Now is the Time for Black Firms to Obtain Capital — Here’s Why

We recently completed our 2023 Economic Outlook, with an eye to Black firms. 

Overall, we are optimistic. Our baseline forecast shows the US avoiding recession over the next year. Globally, foreign economies are at the midpoint of efforts to raise interest rates. This means the odds of recession are higher outside of the US than they are domestically.

We continue to believe that now is the time for Black firms to obtain capital. Historically, there has never been a better time for Black firms to do so.  A number of new capital sources offer funding for Black firms specifically. These include JP Morgan, MBDA, several new Black-focused venture capital firms. We suggest Black firms focus on banks and corporations making Black Lives Matter (BLM) Pledges. (For a list, see Chapter 9: Corporate Pledges to Black Lives Matter: A Source of Capital? in Thriving As a Minority-Owned Business in Corporate America: Building a Pathway to Success for Minority Entrepreneurs.

Several funds, grants and other financing efforts targeting Black women in particular have started in the past three years. For more, see our free class, How to Finance a Black Women-owned Business in 2022.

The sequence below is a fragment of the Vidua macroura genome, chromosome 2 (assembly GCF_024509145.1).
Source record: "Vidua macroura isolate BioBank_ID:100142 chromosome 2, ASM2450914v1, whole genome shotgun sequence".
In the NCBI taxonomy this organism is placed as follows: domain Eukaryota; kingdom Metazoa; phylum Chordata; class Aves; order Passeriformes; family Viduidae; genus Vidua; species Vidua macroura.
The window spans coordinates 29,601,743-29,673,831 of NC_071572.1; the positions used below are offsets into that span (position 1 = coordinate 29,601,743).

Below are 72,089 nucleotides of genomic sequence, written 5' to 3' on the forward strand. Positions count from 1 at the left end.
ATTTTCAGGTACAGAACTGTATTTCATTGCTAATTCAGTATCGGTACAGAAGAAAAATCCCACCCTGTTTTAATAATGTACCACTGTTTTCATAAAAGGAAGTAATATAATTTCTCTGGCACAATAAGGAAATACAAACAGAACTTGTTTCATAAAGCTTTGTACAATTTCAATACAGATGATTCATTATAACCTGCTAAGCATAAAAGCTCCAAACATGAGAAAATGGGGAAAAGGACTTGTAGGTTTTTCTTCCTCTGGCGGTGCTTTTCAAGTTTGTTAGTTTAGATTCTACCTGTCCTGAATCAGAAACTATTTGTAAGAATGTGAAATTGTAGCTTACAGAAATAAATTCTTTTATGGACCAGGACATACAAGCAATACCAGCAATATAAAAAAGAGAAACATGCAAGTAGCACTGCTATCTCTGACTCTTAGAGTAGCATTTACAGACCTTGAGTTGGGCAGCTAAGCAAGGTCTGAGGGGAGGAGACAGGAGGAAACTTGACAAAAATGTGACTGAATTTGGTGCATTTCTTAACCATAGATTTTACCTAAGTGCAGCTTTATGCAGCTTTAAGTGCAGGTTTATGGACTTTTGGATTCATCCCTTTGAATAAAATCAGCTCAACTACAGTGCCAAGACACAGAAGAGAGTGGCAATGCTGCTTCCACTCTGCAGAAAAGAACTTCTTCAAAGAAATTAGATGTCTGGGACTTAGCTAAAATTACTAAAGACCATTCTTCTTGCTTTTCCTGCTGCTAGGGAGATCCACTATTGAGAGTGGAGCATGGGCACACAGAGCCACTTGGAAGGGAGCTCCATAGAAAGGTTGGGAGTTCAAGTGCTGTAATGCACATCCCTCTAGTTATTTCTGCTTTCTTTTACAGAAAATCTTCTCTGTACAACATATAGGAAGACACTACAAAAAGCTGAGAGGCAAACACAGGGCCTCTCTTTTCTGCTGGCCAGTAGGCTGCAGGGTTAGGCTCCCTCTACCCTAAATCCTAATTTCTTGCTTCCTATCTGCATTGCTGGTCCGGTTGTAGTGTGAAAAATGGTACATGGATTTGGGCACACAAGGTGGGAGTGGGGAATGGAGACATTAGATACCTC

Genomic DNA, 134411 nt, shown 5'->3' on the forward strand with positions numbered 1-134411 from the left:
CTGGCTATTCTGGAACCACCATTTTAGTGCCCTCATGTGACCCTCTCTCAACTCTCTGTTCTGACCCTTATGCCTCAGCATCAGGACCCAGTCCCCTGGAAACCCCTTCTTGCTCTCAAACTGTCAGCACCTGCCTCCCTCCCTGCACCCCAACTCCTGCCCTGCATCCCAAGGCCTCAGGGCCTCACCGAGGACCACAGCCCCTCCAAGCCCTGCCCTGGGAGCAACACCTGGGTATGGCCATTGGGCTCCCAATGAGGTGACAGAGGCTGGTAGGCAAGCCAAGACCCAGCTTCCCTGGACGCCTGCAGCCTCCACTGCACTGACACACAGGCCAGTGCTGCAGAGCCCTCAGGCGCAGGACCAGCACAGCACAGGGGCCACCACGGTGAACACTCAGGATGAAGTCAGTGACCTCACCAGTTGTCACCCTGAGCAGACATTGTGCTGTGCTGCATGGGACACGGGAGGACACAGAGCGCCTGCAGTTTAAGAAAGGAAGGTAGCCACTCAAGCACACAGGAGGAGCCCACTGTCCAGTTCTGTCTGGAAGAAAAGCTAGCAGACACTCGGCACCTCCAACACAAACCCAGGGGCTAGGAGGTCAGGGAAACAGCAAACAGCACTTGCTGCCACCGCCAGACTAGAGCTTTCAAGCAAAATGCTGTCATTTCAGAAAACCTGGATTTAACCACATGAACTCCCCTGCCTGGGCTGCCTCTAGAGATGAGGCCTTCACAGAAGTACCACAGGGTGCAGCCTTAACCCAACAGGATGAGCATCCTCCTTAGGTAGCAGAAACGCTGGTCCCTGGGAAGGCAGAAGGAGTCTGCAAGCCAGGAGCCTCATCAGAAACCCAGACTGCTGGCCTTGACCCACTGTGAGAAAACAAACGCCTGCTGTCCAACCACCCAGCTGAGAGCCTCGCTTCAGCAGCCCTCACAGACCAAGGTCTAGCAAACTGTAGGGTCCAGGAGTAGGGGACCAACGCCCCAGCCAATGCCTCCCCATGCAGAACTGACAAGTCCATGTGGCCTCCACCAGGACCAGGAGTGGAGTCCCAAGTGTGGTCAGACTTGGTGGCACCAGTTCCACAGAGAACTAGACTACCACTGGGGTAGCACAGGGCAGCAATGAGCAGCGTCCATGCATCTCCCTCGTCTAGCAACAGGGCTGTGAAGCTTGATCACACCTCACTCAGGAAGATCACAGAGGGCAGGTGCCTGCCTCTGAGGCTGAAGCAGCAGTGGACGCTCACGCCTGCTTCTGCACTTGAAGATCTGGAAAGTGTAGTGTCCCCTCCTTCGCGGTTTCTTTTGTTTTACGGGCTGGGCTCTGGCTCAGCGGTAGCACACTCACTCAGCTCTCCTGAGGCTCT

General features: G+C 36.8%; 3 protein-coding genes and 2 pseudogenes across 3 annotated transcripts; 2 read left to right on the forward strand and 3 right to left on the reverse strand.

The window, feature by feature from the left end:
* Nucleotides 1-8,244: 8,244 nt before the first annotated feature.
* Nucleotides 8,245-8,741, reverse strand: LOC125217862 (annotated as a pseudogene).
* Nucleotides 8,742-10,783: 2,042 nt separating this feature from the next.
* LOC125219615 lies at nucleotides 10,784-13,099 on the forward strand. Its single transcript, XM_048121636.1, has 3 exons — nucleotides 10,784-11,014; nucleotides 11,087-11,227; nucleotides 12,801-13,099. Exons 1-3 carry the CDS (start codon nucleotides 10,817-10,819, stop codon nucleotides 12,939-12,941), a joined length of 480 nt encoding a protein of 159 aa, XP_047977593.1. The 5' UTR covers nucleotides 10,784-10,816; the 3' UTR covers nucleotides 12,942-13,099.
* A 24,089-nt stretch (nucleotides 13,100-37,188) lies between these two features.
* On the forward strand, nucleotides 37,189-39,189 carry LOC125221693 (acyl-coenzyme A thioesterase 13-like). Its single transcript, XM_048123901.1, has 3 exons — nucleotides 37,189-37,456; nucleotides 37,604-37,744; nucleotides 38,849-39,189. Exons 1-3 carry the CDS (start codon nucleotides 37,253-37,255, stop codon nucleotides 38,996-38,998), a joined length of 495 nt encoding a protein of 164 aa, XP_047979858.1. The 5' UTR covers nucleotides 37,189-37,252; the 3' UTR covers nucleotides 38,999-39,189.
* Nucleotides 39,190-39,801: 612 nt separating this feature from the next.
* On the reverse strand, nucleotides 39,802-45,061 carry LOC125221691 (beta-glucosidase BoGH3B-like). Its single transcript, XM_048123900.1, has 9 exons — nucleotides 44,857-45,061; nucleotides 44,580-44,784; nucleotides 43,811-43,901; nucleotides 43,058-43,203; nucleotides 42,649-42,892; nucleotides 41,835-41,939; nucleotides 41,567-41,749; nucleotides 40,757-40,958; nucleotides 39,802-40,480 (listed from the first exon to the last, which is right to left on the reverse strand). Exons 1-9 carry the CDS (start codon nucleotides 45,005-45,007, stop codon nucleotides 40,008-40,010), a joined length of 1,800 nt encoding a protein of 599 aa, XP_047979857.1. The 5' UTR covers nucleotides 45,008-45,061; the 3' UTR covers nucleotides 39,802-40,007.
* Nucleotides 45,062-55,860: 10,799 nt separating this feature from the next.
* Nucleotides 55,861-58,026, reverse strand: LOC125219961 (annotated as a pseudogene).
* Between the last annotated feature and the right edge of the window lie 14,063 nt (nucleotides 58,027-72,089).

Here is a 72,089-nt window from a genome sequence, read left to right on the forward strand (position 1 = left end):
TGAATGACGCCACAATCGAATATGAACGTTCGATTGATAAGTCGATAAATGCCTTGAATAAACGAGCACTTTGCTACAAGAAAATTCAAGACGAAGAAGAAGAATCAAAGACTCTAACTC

Given an increasing focus on social impact and the desire of Gen Z employees to work on more meaningful ventures, Black firms that are focused on serving the community may have a better chance of gaining and retaining employees than white firms without a social mission or focus.  
Finally, for Black firms, Africa remains an area of opportunity. 

Some key insights:

  1. The Fed has done a masterful job lowering inflation. Based on the improvements we started tracking in the Second Quarter of 2022, we think the Fed may get its “soft landing” after all.
  2. The only risk to the forecast is the GOP. Uncertainty surrounding policy initiatives adds to the risk of the party engineering an economic slowdown via ideologically based policies that damage economic prospects. These include:
  • Tax cuts skewed to the wealthy – which would add to the deficit and make inflation worse.
  • Raising prescription drug costs, lowering disposable income for millions of seniors.
  • Failing to responsibly manage fiscal policy by refusing to raise the debt limit and by risking a government shutdown.
  • Increasing or not lowering student loan payments.
  • Policy discussions about cutting Social Security or Medicare will add to economic uncertainty for millions of Americans and may drive the economy into a recession.

At this point, Republicans are the only risk to a positive economic outlook.

This editorial originally appeared in the Creative Investment Research newsletter.



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